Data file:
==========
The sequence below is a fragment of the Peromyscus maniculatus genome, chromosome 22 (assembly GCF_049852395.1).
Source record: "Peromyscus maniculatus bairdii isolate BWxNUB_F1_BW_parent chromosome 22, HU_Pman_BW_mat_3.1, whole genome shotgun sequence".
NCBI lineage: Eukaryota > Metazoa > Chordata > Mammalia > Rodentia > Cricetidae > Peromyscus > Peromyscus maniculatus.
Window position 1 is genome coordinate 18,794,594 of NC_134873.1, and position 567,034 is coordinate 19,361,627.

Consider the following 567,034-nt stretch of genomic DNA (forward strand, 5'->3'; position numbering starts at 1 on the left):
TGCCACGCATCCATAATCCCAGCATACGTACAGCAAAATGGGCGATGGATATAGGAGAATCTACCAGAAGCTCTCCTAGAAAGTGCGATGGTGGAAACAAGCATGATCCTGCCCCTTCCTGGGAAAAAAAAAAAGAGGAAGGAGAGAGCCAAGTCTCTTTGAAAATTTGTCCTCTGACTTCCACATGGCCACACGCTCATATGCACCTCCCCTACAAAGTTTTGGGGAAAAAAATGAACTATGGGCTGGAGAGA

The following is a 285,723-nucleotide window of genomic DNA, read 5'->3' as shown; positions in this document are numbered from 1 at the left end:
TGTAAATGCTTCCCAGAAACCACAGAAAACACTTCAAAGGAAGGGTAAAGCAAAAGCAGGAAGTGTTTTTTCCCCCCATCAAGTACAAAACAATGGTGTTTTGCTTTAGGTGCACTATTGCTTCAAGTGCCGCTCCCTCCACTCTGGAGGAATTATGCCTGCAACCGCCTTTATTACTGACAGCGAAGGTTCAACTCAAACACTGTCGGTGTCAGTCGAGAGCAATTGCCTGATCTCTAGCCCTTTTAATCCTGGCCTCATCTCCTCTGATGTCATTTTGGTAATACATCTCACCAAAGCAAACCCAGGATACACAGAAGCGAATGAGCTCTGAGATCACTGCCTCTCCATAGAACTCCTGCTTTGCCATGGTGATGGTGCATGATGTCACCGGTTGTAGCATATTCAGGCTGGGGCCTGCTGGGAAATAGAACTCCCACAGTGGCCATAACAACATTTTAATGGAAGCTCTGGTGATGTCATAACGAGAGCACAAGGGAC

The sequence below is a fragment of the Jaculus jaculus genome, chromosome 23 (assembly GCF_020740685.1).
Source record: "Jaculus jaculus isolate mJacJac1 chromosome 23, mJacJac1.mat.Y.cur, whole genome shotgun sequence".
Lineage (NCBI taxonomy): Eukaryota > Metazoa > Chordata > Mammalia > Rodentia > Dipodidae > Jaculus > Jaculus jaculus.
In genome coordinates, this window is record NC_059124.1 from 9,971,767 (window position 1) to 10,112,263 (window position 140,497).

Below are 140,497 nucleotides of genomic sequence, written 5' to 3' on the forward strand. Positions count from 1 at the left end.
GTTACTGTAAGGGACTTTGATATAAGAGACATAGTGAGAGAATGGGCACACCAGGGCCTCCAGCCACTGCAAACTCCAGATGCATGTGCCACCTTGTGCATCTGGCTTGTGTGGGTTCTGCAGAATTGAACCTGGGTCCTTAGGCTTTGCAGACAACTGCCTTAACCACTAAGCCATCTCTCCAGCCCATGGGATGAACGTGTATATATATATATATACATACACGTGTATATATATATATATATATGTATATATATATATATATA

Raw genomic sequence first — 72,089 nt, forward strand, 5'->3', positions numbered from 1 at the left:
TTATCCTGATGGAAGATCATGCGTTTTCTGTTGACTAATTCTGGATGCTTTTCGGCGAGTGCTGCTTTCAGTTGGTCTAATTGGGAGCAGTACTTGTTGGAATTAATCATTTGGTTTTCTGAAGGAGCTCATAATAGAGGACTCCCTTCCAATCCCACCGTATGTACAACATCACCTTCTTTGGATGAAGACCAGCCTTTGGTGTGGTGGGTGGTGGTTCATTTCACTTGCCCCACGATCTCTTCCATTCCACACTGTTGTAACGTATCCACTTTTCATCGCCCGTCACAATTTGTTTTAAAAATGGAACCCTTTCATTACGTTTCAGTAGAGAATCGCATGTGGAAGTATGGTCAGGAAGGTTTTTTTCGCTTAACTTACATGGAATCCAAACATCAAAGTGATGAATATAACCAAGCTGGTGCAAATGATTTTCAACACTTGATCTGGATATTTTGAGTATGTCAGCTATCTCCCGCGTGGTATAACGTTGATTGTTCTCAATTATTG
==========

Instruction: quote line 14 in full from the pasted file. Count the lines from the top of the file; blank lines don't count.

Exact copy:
GTTACTGTAAGGGACTTTGATATAAGAGACATAGTGAGAGAATGGGCACACCAGGGCCTCCAGCCACTGCAAACTCCAGATGCATGTGCCACCTTGTGCATCTGGCTTGTGTGGGTTCTGCAGAATTGAACCTGGGTCCTTAGGCTTTGCAGACAACTGCCTTAACCACTAAGCCATCTCTCCAGCCCATGGGATGAACGTGTATATATATATATATACATACACGTGTATATATATATATATATATGTATATATATATATATATA